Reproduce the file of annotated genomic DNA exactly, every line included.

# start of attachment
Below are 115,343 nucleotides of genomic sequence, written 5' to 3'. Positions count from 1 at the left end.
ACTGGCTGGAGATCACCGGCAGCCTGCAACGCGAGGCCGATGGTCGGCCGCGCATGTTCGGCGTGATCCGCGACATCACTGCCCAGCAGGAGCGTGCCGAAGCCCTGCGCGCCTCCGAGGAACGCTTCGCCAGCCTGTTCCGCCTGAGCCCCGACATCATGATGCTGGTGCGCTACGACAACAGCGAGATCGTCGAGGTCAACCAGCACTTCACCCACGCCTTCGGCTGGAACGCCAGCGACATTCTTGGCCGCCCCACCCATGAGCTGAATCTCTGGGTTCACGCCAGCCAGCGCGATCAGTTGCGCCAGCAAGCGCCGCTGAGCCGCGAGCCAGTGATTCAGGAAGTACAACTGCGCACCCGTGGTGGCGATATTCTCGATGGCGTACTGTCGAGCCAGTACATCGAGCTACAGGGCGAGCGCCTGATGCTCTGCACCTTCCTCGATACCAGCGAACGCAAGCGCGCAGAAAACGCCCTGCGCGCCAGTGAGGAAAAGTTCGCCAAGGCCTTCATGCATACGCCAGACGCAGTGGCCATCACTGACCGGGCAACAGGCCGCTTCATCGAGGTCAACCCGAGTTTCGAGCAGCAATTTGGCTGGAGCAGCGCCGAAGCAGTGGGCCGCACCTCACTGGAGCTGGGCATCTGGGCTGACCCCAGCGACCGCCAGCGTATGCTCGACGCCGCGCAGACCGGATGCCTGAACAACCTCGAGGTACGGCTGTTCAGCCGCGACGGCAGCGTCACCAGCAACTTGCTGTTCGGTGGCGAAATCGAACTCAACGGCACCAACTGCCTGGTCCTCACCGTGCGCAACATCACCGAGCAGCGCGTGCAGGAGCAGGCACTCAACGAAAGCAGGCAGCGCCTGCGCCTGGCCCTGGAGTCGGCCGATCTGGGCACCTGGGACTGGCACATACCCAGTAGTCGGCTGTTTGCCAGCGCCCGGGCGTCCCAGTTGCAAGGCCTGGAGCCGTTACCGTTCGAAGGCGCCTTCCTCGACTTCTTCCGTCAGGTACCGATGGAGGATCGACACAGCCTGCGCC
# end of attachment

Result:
Below are 115,343 nucleotides of genomic sequence, written 5' to 3'. Positions count from 1 at the left end.
ACTGGCTGGAGATCACCGGCAGCCTGCAACGCGAGGCCGATGGTCGGCCGCGCATGTTCGGCGTGATCCGCGACATCACTGCCCAGCAGGAGCGTGCCGAAGCCCTGCGCGCCTCCGAGGAACGCTTCGCCAGCCTGTTCCGCCTGAGCCCCGACATCATGATGCTGGTGCGCTACGACAACAGCGAGATCGTCGAGGTCAACCAGCACTTCACCCACGCCTTCGGCTGGAACGCCAGCGACATTCTTGGCCGCCCCACCCATGAGCTGAATCTCTGGGTTCACGCCAGCCAGCGCGATCAGTTGCGCCAGCAAGCGCCGCTGAGCCGCGAGCCAGTGATTCAGGAAGTACAACTGCGCACCCGTGGTGGCGATATTCTCGATGGCGTACTGTCGAGCCAGTACATCGAGCTACAGGGCGAGCGCCTGATGCTCTGCACCTTCCTCGATACCAGCGAACGCAAGCGCGCAGAAAACGCCCTGCGCGCCAGTGAGGAAAAGTTCGCCAAGGCCTTCATGCATACGCCAGACGCAGTGGCCATCACTGACCGGGCAACAGGCCGCTTCATCGAGGTCAACCCGAGTTTCGAGCAGCAATTTGGCTGGAGCAGCGCCGAAGCAGTGGGCCGCACCTCACTGGAGCTGGGCATCTGGGCTGACCCCAGCGACCGCCAGCGTATGCTCGACGCCGCGCAGACCGGATGCCTGAACAACCTCGAGGTACGGCTGTTCAGCCGCGACGGCAGCGTCACCAGCAACTTGCTGTTCGGTGGCGAAATCGAACTCAACGGCACCAACTGCCTGGTCCTCACCGTGCGCAACATCACCGAGCAGCGCGTGCAGGAGCAGGCACTCAACGAAAGCAGGCAGCGCCTGCGCCTGGCCCTGGAGTCGGCCGATCTGGGCACCTGGGACTGGCACATACCCAGTAGTCGGCTGTTTGCCAGCGCCCGGGCGTCCCAGTTGCAAGGCCTGGAGCCGTTACCGTTCGAAGGCGCCTTCCTCGACTTCTTCCGTCAGGTACCGATGGAGGATCGACACAGCCTGCGCC